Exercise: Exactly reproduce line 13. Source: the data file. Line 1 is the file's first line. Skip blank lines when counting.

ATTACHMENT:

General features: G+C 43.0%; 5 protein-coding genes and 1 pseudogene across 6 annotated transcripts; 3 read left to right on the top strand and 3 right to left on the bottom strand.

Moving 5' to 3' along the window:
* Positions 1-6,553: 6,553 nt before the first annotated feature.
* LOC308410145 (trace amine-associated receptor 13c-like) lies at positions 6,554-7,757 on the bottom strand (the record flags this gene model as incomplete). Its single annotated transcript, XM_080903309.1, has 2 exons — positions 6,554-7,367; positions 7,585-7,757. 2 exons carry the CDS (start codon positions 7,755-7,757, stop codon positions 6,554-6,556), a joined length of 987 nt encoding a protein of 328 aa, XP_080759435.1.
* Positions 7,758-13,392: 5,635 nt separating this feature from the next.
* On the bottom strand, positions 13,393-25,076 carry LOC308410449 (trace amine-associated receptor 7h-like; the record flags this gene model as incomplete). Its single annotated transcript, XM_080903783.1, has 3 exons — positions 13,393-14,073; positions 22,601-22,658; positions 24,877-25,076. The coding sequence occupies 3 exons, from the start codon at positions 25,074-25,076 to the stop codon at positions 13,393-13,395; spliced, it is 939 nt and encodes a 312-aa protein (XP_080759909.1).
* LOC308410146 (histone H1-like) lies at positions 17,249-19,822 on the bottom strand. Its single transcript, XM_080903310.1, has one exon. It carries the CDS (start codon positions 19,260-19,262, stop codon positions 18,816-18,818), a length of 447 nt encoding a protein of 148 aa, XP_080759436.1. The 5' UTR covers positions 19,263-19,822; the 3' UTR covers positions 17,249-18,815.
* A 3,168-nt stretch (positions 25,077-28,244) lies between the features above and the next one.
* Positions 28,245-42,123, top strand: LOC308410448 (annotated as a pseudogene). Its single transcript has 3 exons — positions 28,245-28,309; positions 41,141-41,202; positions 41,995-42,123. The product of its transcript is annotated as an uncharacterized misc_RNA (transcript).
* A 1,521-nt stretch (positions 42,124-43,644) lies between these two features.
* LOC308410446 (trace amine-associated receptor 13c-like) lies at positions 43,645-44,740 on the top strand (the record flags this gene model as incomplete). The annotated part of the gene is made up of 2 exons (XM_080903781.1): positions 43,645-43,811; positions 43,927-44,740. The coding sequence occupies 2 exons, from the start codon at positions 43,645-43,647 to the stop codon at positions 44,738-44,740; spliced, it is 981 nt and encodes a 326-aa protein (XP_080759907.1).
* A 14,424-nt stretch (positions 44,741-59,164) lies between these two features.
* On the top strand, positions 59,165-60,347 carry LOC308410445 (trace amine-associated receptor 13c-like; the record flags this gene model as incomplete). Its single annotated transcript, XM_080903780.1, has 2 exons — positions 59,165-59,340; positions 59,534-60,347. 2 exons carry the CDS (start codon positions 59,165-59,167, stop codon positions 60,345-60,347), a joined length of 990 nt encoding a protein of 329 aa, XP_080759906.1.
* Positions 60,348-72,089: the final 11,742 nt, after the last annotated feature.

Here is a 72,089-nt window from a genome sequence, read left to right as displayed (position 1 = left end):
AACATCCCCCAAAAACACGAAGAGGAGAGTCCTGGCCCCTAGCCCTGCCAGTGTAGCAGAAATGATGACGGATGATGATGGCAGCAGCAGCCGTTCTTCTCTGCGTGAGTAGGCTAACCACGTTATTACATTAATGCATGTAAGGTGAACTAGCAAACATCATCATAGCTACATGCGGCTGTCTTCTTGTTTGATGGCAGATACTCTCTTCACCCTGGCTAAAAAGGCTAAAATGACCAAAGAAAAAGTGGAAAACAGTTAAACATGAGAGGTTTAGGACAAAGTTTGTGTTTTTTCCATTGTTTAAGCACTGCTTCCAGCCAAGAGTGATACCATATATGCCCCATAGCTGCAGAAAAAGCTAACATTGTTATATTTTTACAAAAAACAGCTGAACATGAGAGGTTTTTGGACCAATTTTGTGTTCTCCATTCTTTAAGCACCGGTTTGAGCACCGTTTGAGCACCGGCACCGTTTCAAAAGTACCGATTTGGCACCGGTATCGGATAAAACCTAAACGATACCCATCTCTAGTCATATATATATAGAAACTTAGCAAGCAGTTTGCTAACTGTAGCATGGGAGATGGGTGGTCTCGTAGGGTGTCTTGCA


* On the top strand, positions 59,165-60,347 carry LOC308410445 (trace amine-associated receptor 13c-like; the record flags this gene model as incomplete). Its single annotated transcript, XM_080903780.1, has 2 exons — positions 59,165-59,340; positions 59,534-60,347. 2 exons carry the CDS (start codon positions 59,165-59,167, stop codon positions 60,345-60,347), a joined length of 990 nt encoding a protein of 329 aa, XP_080759906.1.